Fencing in the High Court of Justice
The recent rulings of the High Court of Justice in petitions against the route of the separation fence, as in the areas of Tzofin and Bil'in, show the justices are fed up with saluting every claim of "security needs."
What have the Jewish settlers in the West Bank and their friends in the establishment been doing to get a settlement inside the fence after their security ammunition has run out? They are transferring it from the jurisdiction of the regional council, annexing it to the big city and asking to fit the route to the new municipal boundaries. After all, it is inconceivable that a fence will separate Jews from other Jews in the same city.
Why didn't anyone think of this sooner? So what if in practical terms this means the annexation of another 16,000 dunams of land in the West Bank and the imprisoning of 150 Palestinian families, with an average of 15 souls per family, inside an enclave?
For more than two years now a prime minister and two defense ministers have been evading making decisions on the fence route around Ma'aleh Adumim. The High Court of Justice gave them an extension and another extension and then another to reply to the petitions from Palestinian inhabitants and human rights organizations against matching the route to the decision to bring the Jewish settlement of Kedar inside the fence. Meanwhile, this huge gap is inviting one terrorist after another to come on through.
In one of the High Court's first deliberations Colonel (res.) Danny Tirza, who headed the planning team on the fence at the Defense Ministry, admitted that the modest route the Council for Peace and Security had presented to the court answers the security needs of Israel's inhabitants. Nevertheless, to rescue his own route, Tirza, a settler from Kfar Adumim, articulated a creative idea: preparing a master plan to unite the jurisdictions of Ma'aleh Adumim and Kedar.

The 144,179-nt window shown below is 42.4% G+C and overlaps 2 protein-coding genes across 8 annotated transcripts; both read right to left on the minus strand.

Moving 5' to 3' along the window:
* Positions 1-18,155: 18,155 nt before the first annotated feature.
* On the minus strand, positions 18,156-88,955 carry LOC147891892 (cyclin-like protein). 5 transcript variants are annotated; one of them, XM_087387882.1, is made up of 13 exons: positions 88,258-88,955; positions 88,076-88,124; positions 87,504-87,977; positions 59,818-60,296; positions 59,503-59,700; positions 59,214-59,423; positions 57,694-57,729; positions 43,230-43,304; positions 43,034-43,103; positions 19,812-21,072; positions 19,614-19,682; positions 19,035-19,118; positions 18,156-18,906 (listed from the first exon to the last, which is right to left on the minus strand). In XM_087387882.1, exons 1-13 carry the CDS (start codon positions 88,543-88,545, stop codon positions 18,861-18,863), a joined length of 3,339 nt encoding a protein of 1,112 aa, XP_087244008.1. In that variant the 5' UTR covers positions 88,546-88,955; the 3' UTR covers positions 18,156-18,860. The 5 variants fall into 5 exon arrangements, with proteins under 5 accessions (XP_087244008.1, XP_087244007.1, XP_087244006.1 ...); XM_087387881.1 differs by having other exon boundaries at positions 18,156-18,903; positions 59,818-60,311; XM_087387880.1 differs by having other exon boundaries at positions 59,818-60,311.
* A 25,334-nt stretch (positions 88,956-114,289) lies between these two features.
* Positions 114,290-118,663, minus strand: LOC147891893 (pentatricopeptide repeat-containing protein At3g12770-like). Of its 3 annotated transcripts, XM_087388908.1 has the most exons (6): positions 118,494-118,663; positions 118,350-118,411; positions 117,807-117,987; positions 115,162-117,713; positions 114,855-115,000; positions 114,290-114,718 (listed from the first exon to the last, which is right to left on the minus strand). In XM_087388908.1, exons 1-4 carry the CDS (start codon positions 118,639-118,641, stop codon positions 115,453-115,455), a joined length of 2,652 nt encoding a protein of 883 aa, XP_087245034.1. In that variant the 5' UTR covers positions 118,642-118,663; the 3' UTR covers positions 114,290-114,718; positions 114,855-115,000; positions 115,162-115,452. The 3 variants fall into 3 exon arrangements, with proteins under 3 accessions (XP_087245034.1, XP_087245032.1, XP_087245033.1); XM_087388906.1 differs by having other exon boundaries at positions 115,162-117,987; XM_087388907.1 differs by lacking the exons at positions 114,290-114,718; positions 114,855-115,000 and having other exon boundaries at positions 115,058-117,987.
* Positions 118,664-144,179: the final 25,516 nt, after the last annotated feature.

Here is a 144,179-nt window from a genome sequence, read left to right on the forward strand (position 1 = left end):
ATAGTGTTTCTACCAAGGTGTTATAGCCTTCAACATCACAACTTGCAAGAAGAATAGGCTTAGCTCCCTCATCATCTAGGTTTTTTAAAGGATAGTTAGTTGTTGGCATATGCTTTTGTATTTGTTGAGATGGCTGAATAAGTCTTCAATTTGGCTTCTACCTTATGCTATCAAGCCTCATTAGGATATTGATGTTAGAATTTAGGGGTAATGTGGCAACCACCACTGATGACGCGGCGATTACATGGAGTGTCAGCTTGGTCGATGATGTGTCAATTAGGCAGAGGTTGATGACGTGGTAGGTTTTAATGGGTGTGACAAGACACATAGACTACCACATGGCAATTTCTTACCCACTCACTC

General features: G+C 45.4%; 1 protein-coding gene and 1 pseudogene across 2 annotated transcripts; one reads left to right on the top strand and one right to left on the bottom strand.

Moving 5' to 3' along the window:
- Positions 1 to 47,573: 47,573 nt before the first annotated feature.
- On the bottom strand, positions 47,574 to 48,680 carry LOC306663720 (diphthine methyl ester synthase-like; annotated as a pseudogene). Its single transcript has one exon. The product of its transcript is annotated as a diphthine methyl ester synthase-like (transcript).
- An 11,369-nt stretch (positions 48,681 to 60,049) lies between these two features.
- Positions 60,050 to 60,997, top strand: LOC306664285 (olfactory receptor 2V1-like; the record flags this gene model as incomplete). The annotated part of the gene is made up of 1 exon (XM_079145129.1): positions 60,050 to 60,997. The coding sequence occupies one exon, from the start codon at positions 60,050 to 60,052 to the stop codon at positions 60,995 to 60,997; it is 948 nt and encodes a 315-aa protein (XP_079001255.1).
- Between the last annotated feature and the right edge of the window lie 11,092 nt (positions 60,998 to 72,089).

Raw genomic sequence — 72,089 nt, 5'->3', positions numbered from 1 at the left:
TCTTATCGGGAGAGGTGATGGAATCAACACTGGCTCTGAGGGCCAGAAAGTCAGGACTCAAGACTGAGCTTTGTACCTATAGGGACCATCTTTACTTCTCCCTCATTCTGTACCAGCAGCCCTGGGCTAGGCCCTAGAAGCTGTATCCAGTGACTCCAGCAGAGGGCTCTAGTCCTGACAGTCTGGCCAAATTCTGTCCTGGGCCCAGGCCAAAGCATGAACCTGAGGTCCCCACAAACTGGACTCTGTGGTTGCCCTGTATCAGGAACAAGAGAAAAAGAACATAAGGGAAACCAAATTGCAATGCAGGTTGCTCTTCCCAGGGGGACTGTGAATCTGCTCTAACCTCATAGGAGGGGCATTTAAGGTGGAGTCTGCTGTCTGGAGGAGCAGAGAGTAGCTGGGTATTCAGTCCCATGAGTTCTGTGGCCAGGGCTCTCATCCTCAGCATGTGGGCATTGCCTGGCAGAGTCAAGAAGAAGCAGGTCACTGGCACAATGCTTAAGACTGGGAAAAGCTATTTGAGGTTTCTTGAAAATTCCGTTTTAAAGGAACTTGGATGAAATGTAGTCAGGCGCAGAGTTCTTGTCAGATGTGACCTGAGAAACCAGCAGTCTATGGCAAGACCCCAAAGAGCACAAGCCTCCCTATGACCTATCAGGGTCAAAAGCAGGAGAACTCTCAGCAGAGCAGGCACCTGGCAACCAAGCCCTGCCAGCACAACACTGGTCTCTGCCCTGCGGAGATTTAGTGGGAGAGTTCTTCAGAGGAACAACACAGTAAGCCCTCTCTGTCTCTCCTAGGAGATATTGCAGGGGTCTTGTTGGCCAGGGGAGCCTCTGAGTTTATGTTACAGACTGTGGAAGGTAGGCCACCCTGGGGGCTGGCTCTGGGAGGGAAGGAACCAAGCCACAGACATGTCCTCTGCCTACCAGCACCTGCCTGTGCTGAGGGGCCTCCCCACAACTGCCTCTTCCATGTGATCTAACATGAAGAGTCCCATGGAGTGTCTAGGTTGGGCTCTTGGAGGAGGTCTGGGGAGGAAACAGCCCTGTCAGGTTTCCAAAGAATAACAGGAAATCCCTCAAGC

Relying on a master plan to establish municipal boundaries in effect circumvents the planning procedure that necessitates depositing a plan and giving an opportunity to injured parties to oppose the plan (never mind that this is published only in the Hebrew press).
The next step was establishing an inquiry committee at the Interior Ministry to look into the request from Kedar, which belongs to the Etzion Bloc regional council, to be put under the jurisdiction of the Ma'aleh Adumim municipality.
Who knows, maybe the members of the committee won't notice the dozens of Jewish settlements that are further away from their regional council are scattered throughout the West Bank? Not to mention the distance between innumerable Palestinian villages that have been imprisoned outside the fence and beyond easy reach of their provincial towns and essential services.
Architect Efrat Cohen Bar and her colleagues in the non-profit Bimkom-Planners for Planning Rights suspected they were facing an attempt to establish facts on the ground before the High Court decides on the fence route of the barrier in the guise of municipal and planning considerations. Surprisingly, they found a helpful witness in the person of the director general of the Ma'aleh Adumim municipality, Eli Harnir. Bimkom, in its objection to the plan, quotes Harnir as saying:
"If Kedar becomes a neighborhood of Ma'aleh Adumim, with all that this implies, it will have to be together with Ma'aleh Adumim inside the area of the fence," said the director general, "but it is necessary to establish this and to present it to the High Court of Justice."
According the minutes of the committee, Harnir's boss, the mayor of Ma'aleh Adumim, Benny Kasriel, also hinted this was a maneuver to bypass the High Court.
"We want to build as far as you (Kedar)," he said in the committee, "so that if, heavens forfend, a time of disengagement comes along and things like that, then building contiguity is what will be the determining factor, not 240 families (the inhabitants of Kedar - A.E.).
It will be interesting to see what the president of the Supreme Court, Justice Dorit Beinisch, and her fellow justices, who are deliberating on the Ma'aleh Adumim fence, will have to say about this trick.
Incidentally, Shaul Arieli, one of the writers of the Geneva Accords, relates that until the Palestinian partners to those accords agreed to relinquish Ma'aleh Adumim in return for suitable compensation, Ariel Sharon had determinedly fended off Kasriel's pressures to bring his city inside the fence.